Daniella Carter, an advocate for LGBT youth, spoke about her journey as a trans woman at a lecture Monday, working to raise awareness about the sexual exploitation of vulnerable youth.
“I knew that if I could overcome sexual assault 12 times and still have a smile on my face, then there was somebody out there who needed to hear my story,” Carter said.
The lecturer said she was first abused by members of her adopted family. “While they were exploring their identity and sexuality, I was like a science project,” she said.
Carter said she ran away from home at the age of 14, after disclosing to her foster mother that she “was no longer like the other children at school.”
“I knew it was my moment of liberation,” she explained. “It was my moment to not only free myself, not only of the abuse, the neglect and the trauma I experience in the home, but to free myself from the notion of who I’m supposed to become and then redefine my path in becoming the woman I am today on this stage.”
Due to the lack of resources and support for trans youth in the foster care system, Carter said she was forced to live in subways while continuing her education at a prestigious high school in Westchester County, N.Y.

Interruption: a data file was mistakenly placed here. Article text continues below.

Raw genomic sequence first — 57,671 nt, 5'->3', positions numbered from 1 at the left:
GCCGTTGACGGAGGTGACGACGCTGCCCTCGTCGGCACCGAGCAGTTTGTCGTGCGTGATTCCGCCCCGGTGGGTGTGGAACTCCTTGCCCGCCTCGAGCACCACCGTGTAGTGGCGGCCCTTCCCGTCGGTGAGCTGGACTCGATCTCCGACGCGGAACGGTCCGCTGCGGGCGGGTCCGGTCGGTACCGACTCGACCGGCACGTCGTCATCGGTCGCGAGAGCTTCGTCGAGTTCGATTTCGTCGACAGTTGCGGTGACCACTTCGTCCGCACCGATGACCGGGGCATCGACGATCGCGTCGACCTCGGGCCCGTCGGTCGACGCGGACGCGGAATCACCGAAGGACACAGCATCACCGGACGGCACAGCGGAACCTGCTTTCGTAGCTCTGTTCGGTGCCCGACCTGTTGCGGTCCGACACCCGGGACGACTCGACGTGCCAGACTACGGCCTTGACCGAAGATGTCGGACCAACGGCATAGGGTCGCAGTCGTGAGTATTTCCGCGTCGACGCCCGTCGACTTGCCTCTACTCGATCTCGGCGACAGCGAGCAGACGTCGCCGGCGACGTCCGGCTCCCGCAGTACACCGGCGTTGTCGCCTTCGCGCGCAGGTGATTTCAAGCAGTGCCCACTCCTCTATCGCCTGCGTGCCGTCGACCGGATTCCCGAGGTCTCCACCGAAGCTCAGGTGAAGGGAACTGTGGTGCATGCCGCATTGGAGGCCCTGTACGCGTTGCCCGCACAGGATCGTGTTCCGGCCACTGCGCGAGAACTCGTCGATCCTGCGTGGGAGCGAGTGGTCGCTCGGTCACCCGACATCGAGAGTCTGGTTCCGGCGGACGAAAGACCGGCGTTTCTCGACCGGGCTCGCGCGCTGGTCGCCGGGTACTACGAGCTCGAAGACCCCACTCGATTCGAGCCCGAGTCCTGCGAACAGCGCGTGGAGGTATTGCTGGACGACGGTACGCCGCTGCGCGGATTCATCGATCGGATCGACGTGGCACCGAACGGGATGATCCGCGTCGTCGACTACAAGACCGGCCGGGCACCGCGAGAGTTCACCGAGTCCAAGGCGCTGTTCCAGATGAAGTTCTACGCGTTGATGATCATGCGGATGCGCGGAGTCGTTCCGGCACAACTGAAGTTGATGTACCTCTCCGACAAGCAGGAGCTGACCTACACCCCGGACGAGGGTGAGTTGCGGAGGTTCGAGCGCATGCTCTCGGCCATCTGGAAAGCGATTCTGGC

When she was in college, Carter said she was brutally assaulted and raped by a stranger on the streets.
“The police … began to question me as if I was the one who attacked someone, as if I was the person who deserved to be violated,” she said of the incident.
After that “moment of rape and violence,” Carter said she knew “my existence was greater than me.”
“It was never about me,” she said. “It was about the young people out there, and the countless LGBT youth, specifically trans women, who have encountered rape and have not gotten the respect, dignity and justice that should come from an egregious act like that.”
Carter said she has since taken part in many activism initiatives, including “Laverne Cox Presents: The T Word” — a documentary made by actress and trans advocate Laverne Cox about the struggles of transgender youth.
“Every opportunity I’ve gotten I believe is because of my passion and my willingness to be vulnerable and to be exposed in front of people, and I just hope that I can help create change in communities that don’t necessarily have resources for people like myself,” she said.
Carter emphasized the importance of the friends who accepted, supported and loved her throughout her journey.
“When you come across people who are vulnerable, who lack self-acceptance, it is our duty as next generation leaders to uplift that narrative,” she said.
SASSY, a program in the Cornell Public Service Center, was founded in 2009 after students volunteered with the Girls Educational and Mentoring Services organization in New York City during an Alternative Breaks trip. This event was part of Transgender Awareness Month and SASSY’s annual Commercial Sexual Exploitation of Children Awareness Week.